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Title: Essays on the influence of doctors' socio-demographic characteristics on medical specialty allocation
Author: Rodriguez Santana, Idaira De Las Nieves
ISNI:       0000 0004 7227 0210
Awarding Body: University of York
Current Institution: University of York
Date of Award: 2017
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Medical workforce planning is a key element of any health care system, however factors influencing medical career choice are poorly understood. This thesis contains three essays on the influence of doctors’ socio-demographic characteristics on their medical specialty in both the UK and Spain. This thesis aims at understanding the drivers of the occupational segregation between socio-demographic groups, with the objective of helping regulators and policy makers in the design of interventions aimed at reducing the undesired consequences associated with the occupational segregation. Chapter 2 constitutes a descriptive exercise of the socio-demographic composition of the new cohorts of junior doctors in the UK by analysing their distribution across specialties. The findings show large disparities in that distribution. This chapter provides a discussion of the possible sources of the observed disparities and relates the occupational segregation with the literature on statistical discrimination. Chapter 3 seeks to disentangle the origins of the outcomes observed in Chapter 2. It develops a conceptual framework that acknowledges the sequential, two-sided nature of the process and that serves as a base for the empirical analysis. The focus of the latter is the estimation of how doctors’ socio-demographic characteristics affect their application strategies and specialty choices and selectors’ valuations of candidates. Chapter 4 focuses on the Spanish resident market and explores two of the possible causes leading to the persistent gender gap in surgical specialties. The first focus is on the role of social interactions in shaping doctors’ decisions to specialize, more specifically whether female role models constitute an attractor factor for female doctors. The second analyses the functioning of the specialty allocation system and tests whether a policy change has had the unintended consequence of reducing the probability of female doctors accessing highly demanded specialties, including surgical specialties.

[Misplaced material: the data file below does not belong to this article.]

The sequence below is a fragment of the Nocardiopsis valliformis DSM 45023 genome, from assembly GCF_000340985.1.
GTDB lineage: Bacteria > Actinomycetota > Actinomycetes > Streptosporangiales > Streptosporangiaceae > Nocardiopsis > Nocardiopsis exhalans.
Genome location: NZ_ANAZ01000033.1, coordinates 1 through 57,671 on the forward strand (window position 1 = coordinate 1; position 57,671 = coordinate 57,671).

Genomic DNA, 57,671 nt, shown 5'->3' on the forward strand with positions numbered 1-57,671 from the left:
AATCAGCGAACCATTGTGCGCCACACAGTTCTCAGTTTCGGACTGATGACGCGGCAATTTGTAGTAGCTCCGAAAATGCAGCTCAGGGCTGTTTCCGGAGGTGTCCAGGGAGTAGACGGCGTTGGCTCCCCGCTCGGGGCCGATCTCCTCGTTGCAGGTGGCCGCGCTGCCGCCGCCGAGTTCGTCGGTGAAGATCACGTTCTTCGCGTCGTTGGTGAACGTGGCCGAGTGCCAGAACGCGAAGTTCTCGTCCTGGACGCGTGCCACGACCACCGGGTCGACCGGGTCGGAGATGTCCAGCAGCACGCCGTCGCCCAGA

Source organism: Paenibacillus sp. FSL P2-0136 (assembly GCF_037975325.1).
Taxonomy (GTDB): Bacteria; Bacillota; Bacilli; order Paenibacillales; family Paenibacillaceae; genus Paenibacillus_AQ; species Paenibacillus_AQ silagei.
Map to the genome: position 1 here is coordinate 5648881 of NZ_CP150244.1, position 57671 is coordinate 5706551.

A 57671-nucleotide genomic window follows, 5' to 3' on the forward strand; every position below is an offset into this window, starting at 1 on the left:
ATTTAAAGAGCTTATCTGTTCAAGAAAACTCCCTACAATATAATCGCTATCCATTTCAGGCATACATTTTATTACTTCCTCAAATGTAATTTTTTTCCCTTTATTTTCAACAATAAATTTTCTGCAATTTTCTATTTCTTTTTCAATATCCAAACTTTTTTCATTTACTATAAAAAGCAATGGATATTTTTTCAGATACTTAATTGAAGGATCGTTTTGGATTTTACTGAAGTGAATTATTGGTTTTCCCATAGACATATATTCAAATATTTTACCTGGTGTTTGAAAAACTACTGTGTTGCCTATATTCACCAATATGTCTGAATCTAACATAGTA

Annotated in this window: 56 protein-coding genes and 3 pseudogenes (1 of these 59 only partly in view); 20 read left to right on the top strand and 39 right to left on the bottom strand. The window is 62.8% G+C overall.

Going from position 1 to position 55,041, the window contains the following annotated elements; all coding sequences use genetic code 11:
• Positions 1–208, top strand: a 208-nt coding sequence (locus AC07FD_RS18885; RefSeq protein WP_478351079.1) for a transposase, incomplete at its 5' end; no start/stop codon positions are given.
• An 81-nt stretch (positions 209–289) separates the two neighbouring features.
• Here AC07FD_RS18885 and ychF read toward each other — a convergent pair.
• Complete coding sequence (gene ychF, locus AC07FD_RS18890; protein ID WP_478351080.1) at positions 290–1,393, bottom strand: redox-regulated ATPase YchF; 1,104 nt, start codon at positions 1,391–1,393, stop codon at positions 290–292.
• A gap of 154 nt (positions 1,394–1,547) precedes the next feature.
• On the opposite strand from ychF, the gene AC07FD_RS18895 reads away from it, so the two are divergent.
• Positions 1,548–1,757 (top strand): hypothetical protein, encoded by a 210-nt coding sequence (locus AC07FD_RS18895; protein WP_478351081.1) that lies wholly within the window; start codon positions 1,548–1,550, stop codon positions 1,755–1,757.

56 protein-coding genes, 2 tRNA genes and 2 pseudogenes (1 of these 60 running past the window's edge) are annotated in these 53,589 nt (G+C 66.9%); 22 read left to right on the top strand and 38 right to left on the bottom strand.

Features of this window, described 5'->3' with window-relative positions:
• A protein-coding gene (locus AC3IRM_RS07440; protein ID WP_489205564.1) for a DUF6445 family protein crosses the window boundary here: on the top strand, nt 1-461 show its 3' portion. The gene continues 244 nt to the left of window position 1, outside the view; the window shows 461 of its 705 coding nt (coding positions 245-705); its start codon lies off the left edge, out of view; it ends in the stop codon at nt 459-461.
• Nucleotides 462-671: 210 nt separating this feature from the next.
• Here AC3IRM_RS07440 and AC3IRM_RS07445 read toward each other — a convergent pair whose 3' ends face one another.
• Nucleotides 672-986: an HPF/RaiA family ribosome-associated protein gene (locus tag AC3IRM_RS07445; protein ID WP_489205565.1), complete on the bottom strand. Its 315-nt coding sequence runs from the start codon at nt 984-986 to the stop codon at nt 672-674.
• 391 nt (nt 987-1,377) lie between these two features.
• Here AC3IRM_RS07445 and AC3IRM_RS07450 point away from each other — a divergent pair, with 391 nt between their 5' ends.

Supervisor: Chalkley, Martin Sponsor: Not available
Qualification Name: Thesis (Ph.D.) Qualification Level: Doctoral
EThOS ID:  DOI: Not available